Mixture Toxicity of Reactive Chemicals by Using Two Bacterial Growth Assays as Indicators of Protein and DNA Damage
2005-11-15T00:00:00Z (GMT) by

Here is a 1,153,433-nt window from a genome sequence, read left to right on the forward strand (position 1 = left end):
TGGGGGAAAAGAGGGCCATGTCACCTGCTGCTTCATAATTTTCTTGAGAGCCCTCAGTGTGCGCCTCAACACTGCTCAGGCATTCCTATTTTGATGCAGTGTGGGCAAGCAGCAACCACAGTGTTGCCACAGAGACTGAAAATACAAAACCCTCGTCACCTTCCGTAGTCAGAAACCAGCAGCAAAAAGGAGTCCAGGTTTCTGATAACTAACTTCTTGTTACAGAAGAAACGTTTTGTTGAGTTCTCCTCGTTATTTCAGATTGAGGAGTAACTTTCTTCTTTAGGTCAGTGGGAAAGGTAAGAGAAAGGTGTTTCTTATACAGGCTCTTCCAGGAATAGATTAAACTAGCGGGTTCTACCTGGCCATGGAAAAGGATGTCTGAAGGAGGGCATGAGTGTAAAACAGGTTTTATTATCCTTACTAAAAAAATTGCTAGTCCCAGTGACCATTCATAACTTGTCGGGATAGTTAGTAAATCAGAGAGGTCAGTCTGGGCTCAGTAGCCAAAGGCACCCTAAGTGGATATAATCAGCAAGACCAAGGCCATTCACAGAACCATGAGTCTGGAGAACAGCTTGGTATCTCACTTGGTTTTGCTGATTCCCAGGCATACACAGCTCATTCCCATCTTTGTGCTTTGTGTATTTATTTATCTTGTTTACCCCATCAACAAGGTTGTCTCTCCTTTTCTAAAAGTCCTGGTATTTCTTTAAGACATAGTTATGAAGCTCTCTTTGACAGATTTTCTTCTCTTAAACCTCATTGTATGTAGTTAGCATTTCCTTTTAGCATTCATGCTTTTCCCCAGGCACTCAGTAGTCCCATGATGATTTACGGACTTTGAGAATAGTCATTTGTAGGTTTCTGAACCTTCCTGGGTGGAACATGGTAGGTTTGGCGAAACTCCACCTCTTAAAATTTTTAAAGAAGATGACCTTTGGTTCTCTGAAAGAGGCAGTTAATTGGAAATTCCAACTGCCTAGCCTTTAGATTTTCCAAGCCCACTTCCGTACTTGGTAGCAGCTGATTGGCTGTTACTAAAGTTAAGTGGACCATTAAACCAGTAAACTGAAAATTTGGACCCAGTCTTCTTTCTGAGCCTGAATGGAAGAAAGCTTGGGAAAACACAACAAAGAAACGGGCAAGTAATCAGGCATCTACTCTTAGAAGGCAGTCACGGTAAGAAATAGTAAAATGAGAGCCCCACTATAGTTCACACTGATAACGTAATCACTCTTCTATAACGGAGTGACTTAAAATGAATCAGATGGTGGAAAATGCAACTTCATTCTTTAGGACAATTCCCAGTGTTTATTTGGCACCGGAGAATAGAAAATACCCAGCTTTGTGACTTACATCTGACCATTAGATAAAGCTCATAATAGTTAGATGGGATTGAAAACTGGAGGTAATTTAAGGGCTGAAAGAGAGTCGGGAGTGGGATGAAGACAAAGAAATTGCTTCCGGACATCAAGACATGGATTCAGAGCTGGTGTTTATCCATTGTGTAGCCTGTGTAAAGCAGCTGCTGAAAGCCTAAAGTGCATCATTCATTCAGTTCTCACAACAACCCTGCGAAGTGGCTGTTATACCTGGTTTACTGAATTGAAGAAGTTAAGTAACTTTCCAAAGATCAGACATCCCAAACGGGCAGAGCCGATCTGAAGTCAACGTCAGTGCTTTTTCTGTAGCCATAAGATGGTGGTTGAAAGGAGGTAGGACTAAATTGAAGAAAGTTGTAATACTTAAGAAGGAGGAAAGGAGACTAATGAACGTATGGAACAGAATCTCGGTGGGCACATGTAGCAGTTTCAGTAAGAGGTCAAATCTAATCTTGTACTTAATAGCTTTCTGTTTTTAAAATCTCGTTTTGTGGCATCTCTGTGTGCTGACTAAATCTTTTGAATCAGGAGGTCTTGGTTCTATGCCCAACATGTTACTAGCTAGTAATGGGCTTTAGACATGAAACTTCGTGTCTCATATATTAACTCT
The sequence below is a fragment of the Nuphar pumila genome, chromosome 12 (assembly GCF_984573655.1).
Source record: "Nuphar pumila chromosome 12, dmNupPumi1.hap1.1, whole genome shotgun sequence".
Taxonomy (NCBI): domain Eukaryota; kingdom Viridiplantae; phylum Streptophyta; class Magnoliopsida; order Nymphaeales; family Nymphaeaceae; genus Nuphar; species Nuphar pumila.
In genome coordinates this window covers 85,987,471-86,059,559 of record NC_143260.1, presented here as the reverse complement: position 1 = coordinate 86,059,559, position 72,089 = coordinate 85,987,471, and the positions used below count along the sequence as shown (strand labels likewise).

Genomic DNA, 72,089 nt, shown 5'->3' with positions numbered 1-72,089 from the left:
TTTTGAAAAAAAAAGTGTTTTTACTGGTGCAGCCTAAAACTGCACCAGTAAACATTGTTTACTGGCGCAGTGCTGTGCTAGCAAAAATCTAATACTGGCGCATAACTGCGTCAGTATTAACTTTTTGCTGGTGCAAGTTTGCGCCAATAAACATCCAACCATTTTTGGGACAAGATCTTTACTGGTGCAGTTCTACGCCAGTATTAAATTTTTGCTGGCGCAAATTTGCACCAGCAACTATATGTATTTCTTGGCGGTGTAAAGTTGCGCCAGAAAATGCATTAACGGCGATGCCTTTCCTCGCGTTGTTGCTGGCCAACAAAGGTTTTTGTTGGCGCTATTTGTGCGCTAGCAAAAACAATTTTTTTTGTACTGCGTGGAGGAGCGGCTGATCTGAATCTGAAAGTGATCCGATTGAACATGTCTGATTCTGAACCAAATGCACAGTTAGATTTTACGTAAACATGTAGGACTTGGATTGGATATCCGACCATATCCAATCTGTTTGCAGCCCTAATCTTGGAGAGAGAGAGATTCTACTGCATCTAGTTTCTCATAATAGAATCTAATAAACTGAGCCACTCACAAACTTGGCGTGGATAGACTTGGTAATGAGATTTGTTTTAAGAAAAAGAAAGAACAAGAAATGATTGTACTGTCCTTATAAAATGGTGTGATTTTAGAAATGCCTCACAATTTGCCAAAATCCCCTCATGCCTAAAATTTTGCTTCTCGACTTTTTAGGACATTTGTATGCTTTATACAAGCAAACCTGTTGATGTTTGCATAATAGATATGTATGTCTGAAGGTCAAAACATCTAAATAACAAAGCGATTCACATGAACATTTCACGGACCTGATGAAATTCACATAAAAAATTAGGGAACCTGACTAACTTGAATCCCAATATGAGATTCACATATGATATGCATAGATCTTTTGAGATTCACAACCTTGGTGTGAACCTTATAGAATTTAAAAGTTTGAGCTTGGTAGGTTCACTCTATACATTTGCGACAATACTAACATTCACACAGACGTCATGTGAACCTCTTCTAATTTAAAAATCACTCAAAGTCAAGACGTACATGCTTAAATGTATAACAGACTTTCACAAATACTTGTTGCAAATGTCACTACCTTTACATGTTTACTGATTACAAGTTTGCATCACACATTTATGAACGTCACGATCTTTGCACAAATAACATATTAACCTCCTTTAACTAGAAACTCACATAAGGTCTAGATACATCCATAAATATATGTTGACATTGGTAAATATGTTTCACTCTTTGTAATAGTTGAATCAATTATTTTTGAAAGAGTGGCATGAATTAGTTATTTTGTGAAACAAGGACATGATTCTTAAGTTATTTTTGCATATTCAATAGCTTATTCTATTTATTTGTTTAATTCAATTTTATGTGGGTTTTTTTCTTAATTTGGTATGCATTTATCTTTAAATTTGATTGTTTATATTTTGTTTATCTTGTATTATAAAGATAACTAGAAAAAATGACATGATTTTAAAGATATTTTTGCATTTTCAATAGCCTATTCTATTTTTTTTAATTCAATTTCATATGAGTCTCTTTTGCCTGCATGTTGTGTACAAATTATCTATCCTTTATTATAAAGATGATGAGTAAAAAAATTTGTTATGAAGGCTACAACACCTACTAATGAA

The mixture toxicity of reactive chemicals was investigated with a set of bioanalytical tests that quantify not only the toxic effects but also allow the identification of the preferred target of reactive chemicals in bacterial cells. Softer electrophiles such as acrylates react preferentially with thiol groups in proteins and peptides, and harder electrophiles such as epoxides preferentially attack DNA. In addition, some compounds, e.g., benzyl chloride, have no preference for a biological target and damage both DNA and proteins. A thiophenol was used as a model compound representing nucleophiles. We explored if the paradigms of mixture toxicity also hold true for reactive chemicals. Compounds with the same targets and the same modes of action should act concentration additive in mixtures, and compounds with different modes of action should act according to the concept of independent action. In addition, we investigated the potential for interaction of compounds of mixtures of electrophiles or electrophiles plus nucleophiles, which might lead to synergistic or antagonistic effects. The toxicity of mixtures of electrophiles with a single preferred target was consistent with the prediction for concentration addition. Unfortunately, the predictions for independent action did not differ much from those for concentration addition; therefore it was not possible to differentiate between these two models. Mixtures of two groups with different preferred target sites clearly showed concentration addition. In contrast, mixtures of compounds with multiple targets, i.e., compounds that show nonspecific reactivity toward any biological nucleophile, exhibited effects that lay distinctly between the predictions for concentration addition and independent action. We observed neither synergism (higher toxicity than predicted by concentration addition) nor antagonism (lower toxicity than predicted by independent action) for mixtures of electrophiles. Binary combinations of different electrophiles with the nucleophile 4-chlorothiophenol yielded smaller effects than those expected from the prediction for independent action. The degree of antagonism was correlated with the reaction rate constant of the electrophile with the thiol group of glutathione, which indicates that the interaction between the mixture components occur in the toxicokinetic phase and is purely a result of chemical reactivity between the mixture components. Overall, we conclude that the concepts of mixture toxicity apply not only for baseline toxicity and receptor-mediated mechanisms, as has been shown in a large number of studies, but also for reactive mechanisms of toxicity, provided that one has checked beforehand that no chemical reactions occur between the mixture components.